A bit of a Moral Issue

by Tyler
(De Pere, WI, USA)

Question: My main character is being forced by the Mafia to kill the King of the Land. If he refuses, he'll be killed by the Mafia and they'll find someone else.

So my main character, Landon's, Story Goal is to rid himself of the imposing threat of the Mafia. He decides to do this by giving in to their demands, for defying them would mean certain death.

Unfortunately, the King of the Land is a terrific ruler with a loving family. In addition, the would-be successor is a greedy corrupt man that would run the kingdom into the ground.

In other words, if Landon chooses to do the right thing, he'll be punished for it. Sure he'll be a hero, but he won't be better off for making a positive change in his behavior. And vice versa. If he refuses to change his ways and selfishly (but understandably) goes through with the assassination, he's rewarded and gets to live.

I really like this situation, but I don't like how it fits story-structure wise for reasons explained in the above paragraph. I like the moral dilemma of choosing whether or not to sacrifice your life for the good of the country, but I don't know how to do that without throwing all o the beautiful Dramatica structure out the window and making a story that ends up being very confusing and unsatisfying.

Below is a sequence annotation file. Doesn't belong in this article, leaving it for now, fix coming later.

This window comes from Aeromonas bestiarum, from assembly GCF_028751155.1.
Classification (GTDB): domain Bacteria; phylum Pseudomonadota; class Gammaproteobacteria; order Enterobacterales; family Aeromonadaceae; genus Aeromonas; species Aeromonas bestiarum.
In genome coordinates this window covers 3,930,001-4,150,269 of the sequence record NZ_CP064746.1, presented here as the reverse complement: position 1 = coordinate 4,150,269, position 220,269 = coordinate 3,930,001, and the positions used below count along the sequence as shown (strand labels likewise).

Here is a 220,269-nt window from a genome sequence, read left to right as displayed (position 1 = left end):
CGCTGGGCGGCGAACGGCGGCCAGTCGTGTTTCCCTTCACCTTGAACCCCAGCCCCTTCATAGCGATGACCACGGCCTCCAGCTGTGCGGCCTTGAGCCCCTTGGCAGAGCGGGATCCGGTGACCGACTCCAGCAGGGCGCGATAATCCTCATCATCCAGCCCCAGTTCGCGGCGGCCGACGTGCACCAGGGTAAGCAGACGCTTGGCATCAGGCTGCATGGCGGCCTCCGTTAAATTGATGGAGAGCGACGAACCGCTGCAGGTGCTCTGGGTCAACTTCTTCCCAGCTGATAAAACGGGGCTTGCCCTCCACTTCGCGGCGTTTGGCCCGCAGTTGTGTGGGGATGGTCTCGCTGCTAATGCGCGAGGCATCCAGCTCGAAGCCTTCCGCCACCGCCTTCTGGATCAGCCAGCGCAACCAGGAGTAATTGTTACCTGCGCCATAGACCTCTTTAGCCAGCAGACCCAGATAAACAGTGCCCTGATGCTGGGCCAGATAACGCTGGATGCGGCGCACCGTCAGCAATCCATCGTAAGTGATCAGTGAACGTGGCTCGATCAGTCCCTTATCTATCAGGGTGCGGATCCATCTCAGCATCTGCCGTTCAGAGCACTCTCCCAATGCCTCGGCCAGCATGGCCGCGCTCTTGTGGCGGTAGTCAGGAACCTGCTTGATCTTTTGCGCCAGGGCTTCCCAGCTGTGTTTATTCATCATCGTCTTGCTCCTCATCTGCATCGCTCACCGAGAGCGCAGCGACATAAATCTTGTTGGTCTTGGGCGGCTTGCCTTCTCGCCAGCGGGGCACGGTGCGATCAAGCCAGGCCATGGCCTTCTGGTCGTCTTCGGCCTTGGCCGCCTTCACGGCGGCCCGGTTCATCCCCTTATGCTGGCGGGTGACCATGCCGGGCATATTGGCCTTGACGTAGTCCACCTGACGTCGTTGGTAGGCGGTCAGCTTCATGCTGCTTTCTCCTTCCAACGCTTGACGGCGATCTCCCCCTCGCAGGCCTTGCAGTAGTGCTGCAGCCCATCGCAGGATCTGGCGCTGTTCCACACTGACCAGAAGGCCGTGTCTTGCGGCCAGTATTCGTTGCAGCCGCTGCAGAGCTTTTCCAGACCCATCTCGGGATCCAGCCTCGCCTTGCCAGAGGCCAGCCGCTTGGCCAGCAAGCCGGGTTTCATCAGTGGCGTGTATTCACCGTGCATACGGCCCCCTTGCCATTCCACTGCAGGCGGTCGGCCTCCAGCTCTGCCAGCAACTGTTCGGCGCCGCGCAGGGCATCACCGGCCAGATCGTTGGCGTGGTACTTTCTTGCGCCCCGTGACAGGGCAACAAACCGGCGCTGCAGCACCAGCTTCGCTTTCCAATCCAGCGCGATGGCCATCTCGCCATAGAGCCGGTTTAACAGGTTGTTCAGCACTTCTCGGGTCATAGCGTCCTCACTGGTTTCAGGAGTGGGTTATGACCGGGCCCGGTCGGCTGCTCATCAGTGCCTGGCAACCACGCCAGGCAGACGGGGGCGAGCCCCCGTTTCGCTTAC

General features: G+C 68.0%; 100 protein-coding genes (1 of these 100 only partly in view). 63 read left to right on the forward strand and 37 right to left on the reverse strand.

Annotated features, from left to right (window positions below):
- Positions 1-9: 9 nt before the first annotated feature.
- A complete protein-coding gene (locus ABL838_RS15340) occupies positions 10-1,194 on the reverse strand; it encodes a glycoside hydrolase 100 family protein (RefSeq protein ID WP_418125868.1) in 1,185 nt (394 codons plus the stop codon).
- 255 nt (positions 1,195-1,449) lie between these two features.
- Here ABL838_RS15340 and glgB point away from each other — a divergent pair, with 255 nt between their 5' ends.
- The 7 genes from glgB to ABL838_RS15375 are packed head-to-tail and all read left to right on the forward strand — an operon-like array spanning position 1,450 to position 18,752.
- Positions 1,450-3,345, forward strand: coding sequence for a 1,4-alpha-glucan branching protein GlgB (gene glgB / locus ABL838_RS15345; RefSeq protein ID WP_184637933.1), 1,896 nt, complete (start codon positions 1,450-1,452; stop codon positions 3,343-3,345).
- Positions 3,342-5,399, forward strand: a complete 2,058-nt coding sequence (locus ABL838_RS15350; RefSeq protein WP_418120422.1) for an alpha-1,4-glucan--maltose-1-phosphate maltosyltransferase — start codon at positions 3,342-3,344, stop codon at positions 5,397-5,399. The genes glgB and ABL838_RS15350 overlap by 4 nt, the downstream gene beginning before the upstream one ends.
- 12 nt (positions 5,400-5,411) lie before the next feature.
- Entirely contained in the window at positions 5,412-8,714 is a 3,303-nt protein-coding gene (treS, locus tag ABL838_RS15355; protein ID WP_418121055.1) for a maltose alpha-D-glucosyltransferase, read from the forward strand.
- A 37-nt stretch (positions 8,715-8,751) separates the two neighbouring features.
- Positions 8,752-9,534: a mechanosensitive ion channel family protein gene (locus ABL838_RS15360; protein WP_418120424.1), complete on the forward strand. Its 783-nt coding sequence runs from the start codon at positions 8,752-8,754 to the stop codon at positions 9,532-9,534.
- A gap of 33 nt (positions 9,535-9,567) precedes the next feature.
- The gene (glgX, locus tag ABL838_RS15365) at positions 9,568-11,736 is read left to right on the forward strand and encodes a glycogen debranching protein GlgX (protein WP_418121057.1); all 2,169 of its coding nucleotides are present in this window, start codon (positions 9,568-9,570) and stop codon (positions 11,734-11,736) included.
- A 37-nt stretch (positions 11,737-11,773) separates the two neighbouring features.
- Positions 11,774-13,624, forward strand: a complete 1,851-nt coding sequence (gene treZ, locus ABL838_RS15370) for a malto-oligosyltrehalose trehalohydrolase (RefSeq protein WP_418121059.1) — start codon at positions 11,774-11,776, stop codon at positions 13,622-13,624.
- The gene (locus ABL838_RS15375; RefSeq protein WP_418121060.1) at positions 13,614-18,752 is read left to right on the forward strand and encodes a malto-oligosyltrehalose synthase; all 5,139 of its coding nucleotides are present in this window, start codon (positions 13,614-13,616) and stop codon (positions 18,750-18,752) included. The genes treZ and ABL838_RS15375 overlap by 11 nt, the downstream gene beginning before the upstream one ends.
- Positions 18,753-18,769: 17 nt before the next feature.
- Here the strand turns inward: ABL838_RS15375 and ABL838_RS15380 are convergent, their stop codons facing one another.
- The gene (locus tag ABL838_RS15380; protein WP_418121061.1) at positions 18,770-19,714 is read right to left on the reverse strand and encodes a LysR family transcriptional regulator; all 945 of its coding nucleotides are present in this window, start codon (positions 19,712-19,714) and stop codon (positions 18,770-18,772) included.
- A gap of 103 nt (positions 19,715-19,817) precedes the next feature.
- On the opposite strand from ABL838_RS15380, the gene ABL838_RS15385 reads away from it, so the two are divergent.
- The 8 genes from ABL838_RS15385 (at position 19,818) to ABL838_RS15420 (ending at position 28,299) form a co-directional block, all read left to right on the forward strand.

Answer: I can't tell you how to write your story, so just take the following thoughts as possibilities.

1. In your email, you mentioned a character named Drake who tries to intervene and save Landon's life. You might consider making Drake the main character.

2. Remember that the Story Goal is the goal that affects or involves most of the characters. For instance, if Drake is the main character, his personal goal might be to save Landon's life... but the Story Goal might be to make sure the corrupt heir to the throne does not become king.

3. Sometimes the Story Goal may be achieved, but it turns out to be a negative thing for the main character. For instance, Drake could decide at the climax to put the good of the kingdom ahead of his personal feelings. He might save the king but be left mourning the loss of his friend. In that case, the message you might be giving the reader is that the good of the community is less important than standing by one's friends. You have to decide if that's the message you want to send or not.

4. Of course, if you want a happier ending, you could have Drake find a way to save the lives of both the king and his friend - thus thwarting the Mafia's aim.

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